As part of VARI’s Educational Residency I have had the pleasure of meeting and working with some glorious creatives, makers, thinkers, students and educators. This week’s blog comes from a member of that wonderful cohort. Kate O’Shaughnessy, a current Learning Associate and PhD candidate at the Institute of Education, reflects on the history and development of learning practices and talks, with care, about the importance of learning through practice.
In the late 1960s the mathematician and educator, Seymour Papert, was working on a maths project at a Junior High School in the USA, when he became interested in the art classroom down the corridor:
‘…I dropped in periodically to watch students working on soap sculptures and mused about ways in which that was not like a math class. In the math class students are generally given little problems which they solve or don’t solve pretty well on the fly. In this particular art class they were all carving soap, but whatever students carved came from wherever fancy is bred and the project was not done and dropped but continued for many weeks. It allowed time to think, to dream, to gaze, to get a new idea and try it and drop it or persist, time to talk, to see other people’s work and their reaction to yours’.
Papert notes how in the math class pupils were expected to experience the subject largely in isolation from the world they might use it in. They were expected to solve problems as if by computing the answers inside their own head. Only later, once they had mastered these principles, were they then expected to apply this knowledge within the world.
Meanwhile, across the corridor, learning was rooted in the students’ ability to engage and manipulate the world – they did first. And learnt through the discussion and talk this generated.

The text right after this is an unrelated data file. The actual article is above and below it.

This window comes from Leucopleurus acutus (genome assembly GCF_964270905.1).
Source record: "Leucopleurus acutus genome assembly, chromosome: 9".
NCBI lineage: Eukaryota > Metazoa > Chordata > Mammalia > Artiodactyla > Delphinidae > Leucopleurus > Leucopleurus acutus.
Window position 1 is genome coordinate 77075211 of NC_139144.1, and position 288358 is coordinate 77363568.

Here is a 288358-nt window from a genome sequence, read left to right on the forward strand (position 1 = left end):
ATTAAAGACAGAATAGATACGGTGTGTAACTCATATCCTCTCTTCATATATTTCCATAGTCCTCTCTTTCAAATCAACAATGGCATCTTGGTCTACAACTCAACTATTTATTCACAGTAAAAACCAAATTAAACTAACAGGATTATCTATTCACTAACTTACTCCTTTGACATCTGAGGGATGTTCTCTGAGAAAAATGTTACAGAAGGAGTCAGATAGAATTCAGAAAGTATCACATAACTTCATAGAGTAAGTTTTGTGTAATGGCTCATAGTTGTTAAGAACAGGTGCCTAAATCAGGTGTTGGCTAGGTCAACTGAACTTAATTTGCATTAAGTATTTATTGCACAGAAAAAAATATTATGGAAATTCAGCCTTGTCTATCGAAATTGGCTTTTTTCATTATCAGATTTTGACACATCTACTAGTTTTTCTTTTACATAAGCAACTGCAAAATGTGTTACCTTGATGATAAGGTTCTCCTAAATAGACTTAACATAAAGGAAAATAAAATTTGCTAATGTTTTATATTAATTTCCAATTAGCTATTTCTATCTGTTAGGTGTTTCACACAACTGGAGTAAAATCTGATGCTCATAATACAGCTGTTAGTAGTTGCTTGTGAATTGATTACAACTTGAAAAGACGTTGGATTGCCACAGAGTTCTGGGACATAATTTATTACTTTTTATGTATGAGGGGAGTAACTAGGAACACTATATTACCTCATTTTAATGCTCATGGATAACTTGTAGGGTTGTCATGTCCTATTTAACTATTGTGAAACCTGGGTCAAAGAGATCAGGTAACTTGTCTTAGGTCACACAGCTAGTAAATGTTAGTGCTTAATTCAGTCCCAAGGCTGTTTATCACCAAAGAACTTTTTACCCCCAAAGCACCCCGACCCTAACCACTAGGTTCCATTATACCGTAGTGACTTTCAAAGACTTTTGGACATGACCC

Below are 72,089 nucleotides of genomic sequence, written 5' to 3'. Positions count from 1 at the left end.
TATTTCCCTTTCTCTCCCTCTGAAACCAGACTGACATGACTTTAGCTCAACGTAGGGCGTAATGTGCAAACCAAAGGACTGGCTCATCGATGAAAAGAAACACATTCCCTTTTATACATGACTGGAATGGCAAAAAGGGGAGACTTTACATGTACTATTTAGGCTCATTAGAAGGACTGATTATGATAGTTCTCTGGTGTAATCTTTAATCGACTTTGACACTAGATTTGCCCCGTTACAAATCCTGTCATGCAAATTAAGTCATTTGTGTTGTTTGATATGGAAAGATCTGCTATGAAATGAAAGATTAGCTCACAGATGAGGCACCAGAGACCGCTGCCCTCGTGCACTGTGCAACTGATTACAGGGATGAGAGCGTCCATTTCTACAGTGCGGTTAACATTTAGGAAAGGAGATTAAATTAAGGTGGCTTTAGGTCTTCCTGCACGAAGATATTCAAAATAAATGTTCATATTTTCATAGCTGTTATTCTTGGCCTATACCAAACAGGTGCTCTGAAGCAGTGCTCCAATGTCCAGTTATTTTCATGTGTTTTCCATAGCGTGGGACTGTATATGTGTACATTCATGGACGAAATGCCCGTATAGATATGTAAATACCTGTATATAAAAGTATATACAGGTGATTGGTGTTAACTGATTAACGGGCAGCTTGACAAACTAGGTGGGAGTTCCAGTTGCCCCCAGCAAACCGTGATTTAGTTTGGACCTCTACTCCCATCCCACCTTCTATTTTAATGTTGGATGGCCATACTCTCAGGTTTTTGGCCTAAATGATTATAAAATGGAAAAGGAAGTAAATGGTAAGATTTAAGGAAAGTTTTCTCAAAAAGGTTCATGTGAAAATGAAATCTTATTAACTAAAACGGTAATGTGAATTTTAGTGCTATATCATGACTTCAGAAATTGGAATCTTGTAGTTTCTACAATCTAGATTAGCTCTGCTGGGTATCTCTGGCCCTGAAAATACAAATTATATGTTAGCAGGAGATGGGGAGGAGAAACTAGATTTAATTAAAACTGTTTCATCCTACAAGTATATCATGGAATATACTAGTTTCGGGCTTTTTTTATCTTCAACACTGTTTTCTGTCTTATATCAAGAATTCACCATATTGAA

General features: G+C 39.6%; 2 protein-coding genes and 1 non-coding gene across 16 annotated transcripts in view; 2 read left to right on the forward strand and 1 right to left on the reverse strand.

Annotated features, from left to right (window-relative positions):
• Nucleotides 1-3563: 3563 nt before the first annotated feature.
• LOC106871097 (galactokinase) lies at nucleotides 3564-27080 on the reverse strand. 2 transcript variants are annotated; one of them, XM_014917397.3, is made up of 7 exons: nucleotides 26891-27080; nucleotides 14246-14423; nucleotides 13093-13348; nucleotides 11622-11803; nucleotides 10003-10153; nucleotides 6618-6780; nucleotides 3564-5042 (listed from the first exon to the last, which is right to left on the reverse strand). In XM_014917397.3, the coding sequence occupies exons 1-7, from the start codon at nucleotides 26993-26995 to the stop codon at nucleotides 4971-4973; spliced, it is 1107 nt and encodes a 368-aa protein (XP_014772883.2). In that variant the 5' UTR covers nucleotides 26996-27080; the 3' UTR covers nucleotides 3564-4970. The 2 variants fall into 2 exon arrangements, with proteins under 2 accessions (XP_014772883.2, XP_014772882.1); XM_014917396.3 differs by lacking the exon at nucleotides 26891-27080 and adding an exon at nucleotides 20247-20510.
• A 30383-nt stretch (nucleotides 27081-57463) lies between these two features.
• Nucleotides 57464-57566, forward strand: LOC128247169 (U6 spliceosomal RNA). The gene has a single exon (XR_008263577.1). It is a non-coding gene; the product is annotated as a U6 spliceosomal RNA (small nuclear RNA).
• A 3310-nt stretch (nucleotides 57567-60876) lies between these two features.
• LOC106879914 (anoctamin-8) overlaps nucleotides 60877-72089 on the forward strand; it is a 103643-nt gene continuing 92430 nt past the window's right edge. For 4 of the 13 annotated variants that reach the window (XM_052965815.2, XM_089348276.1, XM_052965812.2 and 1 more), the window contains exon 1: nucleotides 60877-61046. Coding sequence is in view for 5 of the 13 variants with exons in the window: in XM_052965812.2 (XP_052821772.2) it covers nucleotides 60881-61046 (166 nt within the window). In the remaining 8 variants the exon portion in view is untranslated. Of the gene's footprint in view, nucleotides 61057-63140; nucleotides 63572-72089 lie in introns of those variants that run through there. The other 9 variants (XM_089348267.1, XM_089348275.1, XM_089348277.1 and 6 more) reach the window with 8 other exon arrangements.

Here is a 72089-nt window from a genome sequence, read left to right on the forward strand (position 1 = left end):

What Papert observes here underpins the modern notion of ‘academic’ and ‘practical’ subjects, which have come to hold considerable sway in our current education system. For me, as a philosopher, I am interested in the ways we structure our world through language, and by asking questions, such as how useful it is to categorise subjects in this way?
Asking this sort of question helps remind us that mass schooling is a relatively new invention in the history of humankind – although learning is arguably as old as us. Even before we had national education systems we had Caravaggios and Rembrandts, dazzling cathedrals and palaces, communities of midwifes and poets. Learning through apprenticeship and the work place, through doing – with its close connection between the individual learner and a clear purpose guiding learning – is the model for how most of human knowledge came to be constructed and passed on.
This is not to attack schools (which are certainly very useful) but even now, our earliest experiences of learning begin in the practical. Learning to talk in a first language is something we do many years before we come to learn its’ grammatical rules. Helping out in the kitchen, the garden, painting, looking after animals…all these activities, done in childhood, can determine life-long careers, begun long before we knew the technical names of what we were doing.
It is not helpful to imagine different types of knowledge; ‘practical’, ‘academic’ or other – or to divide learning as either taking place in the muddy grounds of experience or being delivered from ivory towers.
We all come to learning from a long heritage of common ancestry and our own personal histories, where knowledge was rooted in the use it has for us, in the world in which we find ourselves, and in our ability to make and do.
Papert took his lesson from the art class to make a new kind of maths lesson, in which students make, design, talk and (in my experience of these classes) frequently laugh. And as Papert pointed out, this is much closer to the experience of professional mathematicians, who work in communities of practice, where maths is an object of joint study, crafted and sculpted together, to allow individuals to ‘think, to dream, to gaze’.